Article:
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Justices block gay marriage in Utah

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The Supreme Court of the United States issued an order Monday stopping gay marriage in Utah. The justices stayed a permanent injunction that struck down the state’s ban on same-sex marriage.

“The application for stay presented to Justice Sotomayor and by her referred to the Court is granted. The permanent injunction issued by the United States District Court for the District of Utah, case No. 2:13-cv-217, on December 20, 2013, is stayed pending final disposition of the appeal by the United States Court of Appeals for the Tenth Circuit,” the justices wrote in the order in Herbert, Gov. of UT, et al. v. Kitchen, Derek, et al., 13A687.

Utah Attorney General Sean Reyes, whose office asked for the stay, said in a statement, “There is not clear legal precedence for this particular situation. This is the uncertainty that we were trying to avoid by asking the District Court for a stay immediately after its decision.  It is very unfortunate that so many Utah citizens have been put into this legal limbo.

“Utah’s Office of Attorney General is carefully evaluating the legal status of the marriages that were performed since the District Court’s decision and will not rush to a decision that impacts Utah citizens so personally.

“I believe this was a correct decision by the Supreme Court.  There is an order to the legal process and this decision is just another step in that process.  Both legal teams have much work to do before the case is presented before the 10th Circuit Court on an expedited basis.  I believe the stay indicates an interest by the Supreme Court in this case and as I have said before, pursuing the legal process to get a final answer from the highest court benefits all citizens of Utah,” Reyes said.

More than 1,000 gay and lesbian couples had gotten married since a federal judge ruled Dec. 20 that the ban on same-sex marriage violated gay and lesbian couples’ constitutional rights.
 

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  1. Your article is a good intro the recent amendments to Fed.R.Civ.P. For a much longer - though not necessarily better -- summary, counsel might want to read THE CHIEF UMPIRE IS CHANGING THE STRIKE ZONE, which I co-authored and which was just published in the January issue of THE VERDICT (the monthly publication of the Indiana Trial Lawyers Association).

  2. Thank you, John Smith, for pointing out a needed correction. The article has been revised.

  3. The "National institute for Justice" is an agency for the Dept of Justice. That is not the law firm you are talking about in this article. The "institute for justice" is a public interest law firm. http://ij.org/ thanks for interesting article however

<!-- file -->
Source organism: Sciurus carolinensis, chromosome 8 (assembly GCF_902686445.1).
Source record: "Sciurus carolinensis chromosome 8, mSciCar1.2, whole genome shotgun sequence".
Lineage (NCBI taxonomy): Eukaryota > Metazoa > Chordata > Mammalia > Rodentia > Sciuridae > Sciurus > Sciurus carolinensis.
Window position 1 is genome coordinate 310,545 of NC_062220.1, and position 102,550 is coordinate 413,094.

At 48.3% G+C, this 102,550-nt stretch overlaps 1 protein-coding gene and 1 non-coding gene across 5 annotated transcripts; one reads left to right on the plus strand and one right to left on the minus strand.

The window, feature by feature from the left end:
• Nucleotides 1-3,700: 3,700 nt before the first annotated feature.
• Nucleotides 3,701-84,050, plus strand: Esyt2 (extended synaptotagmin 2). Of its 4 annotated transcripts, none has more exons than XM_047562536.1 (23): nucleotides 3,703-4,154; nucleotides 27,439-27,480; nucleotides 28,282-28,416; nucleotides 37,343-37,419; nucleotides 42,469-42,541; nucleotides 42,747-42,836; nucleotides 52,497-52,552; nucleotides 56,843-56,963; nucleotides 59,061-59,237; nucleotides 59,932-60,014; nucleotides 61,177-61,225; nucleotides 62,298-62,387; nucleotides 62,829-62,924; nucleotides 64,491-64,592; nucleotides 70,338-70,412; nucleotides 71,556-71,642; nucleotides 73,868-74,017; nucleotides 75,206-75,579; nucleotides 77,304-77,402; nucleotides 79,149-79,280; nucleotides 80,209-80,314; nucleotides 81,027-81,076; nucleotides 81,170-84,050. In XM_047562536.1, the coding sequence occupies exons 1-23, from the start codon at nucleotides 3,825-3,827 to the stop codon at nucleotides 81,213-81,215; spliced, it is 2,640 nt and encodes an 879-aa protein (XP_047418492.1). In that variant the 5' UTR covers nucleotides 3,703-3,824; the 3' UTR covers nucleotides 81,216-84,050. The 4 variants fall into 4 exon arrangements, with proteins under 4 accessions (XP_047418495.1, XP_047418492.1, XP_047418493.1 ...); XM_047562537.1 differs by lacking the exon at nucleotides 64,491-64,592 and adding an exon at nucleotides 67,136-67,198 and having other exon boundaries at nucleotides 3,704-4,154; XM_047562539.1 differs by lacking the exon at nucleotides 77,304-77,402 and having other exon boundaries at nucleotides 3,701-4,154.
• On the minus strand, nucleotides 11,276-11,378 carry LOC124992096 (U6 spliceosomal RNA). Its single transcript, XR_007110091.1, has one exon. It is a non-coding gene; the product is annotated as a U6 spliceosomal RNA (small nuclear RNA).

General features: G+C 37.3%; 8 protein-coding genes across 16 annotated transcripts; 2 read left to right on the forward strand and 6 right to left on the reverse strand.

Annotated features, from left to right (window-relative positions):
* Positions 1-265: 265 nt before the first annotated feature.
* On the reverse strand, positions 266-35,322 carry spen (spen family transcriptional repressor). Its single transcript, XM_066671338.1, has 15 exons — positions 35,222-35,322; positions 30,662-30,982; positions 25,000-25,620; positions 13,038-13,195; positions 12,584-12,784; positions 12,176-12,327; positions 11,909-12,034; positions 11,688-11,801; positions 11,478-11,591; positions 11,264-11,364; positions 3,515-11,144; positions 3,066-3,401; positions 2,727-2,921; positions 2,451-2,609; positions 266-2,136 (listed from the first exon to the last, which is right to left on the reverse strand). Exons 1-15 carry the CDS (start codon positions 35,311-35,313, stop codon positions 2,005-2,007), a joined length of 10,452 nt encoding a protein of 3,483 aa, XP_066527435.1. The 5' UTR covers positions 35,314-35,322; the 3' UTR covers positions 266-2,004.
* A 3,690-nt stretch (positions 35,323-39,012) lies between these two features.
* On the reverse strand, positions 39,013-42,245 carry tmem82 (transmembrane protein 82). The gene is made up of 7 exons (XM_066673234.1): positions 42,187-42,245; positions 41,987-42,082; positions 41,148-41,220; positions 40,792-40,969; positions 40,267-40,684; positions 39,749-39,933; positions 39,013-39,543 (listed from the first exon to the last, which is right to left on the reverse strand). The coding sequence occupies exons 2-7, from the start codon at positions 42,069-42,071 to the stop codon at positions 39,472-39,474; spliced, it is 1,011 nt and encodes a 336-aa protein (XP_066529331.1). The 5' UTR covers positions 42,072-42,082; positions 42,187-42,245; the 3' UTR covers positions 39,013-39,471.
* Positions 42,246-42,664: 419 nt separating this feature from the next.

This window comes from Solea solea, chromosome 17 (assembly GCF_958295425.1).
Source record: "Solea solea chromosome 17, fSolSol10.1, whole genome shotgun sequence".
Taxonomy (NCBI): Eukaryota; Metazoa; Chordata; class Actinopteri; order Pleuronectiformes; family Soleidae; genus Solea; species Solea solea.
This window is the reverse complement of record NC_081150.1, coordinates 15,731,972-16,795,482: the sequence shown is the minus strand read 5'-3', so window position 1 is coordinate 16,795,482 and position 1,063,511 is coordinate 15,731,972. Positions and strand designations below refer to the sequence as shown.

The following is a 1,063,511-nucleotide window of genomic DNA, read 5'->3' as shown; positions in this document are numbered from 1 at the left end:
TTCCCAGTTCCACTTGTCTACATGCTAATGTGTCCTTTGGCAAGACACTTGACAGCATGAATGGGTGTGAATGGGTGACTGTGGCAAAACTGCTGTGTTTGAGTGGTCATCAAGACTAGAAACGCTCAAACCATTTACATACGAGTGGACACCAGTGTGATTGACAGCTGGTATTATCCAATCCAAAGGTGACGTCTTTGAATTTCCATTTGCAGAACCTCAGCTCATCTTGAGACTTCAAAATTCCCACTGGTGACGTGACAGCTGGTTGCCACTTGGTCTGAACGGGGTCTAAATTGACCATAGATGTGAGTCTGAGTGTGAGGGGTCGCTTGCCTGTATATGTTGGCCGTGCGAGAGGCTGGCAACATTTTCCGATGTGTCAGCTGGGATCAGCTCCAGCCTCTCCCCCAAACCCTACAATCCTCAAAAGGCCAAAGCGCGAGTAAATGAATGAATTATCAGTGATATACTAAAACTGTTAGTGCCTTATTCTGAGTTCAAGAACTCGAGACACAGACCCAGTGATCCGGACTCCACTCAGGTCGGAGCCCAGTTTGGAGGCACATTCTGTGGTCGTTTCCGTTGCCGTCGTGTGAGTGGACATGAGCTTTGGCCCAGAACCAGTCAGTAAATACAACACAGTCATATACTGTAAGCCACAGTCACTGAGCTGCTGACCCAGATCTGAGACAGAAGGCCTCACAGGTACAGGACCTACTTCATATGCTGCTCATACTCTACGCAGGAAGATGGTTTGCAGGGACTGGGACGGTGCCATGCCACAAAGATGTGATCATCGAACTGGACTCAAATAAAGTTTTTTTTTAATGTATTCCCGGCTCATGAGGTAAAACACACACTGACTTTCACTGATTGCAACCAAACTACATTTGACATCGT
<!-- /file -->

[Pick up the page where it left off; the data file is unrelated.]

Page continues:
4. I would like to try to find a lawyer as soon possible I've had my money stolen off of my bank card driver pressed charges and I try to get the information they need it and a Social Security board is just give me a hold up a run around for no reason and now it think it might be too late cuz its been over a year I believe and I can't get the right information they need because they keep giving me the runaroundwhat should I do about that

  5. It is wonderful that Indiana DOC is making some truly admirable and positive changes. People with serious mental illness, intellectual disability or developmental disability will benefit from these changes. It will be much better if people can get some help and resources that promote their health and growth than if they suffer alone. If people experience positive growth or healing of their health issues, they may be less likely to do the things that caused them to come to prison in the first place. This will be of benefit for everyone. I am also so happy that Indiana DOC added correctional personnel and mental health staffing. These are tough issues to work with. There should be adequate staffing in prisons so correctional officers and other staff are able to do the kind of work they really want to do-helping people grow and change-rather than just trying to manage chaos. Correctional officers and other staff deserve this. It would be great to see increased mental health services and services for people with intellectual or developmental disabilities in the community so that fewer people will have to receive help and support in prisons. Community services would like be less expensive, inherently less demeaning and just a whole lot better for everyone.

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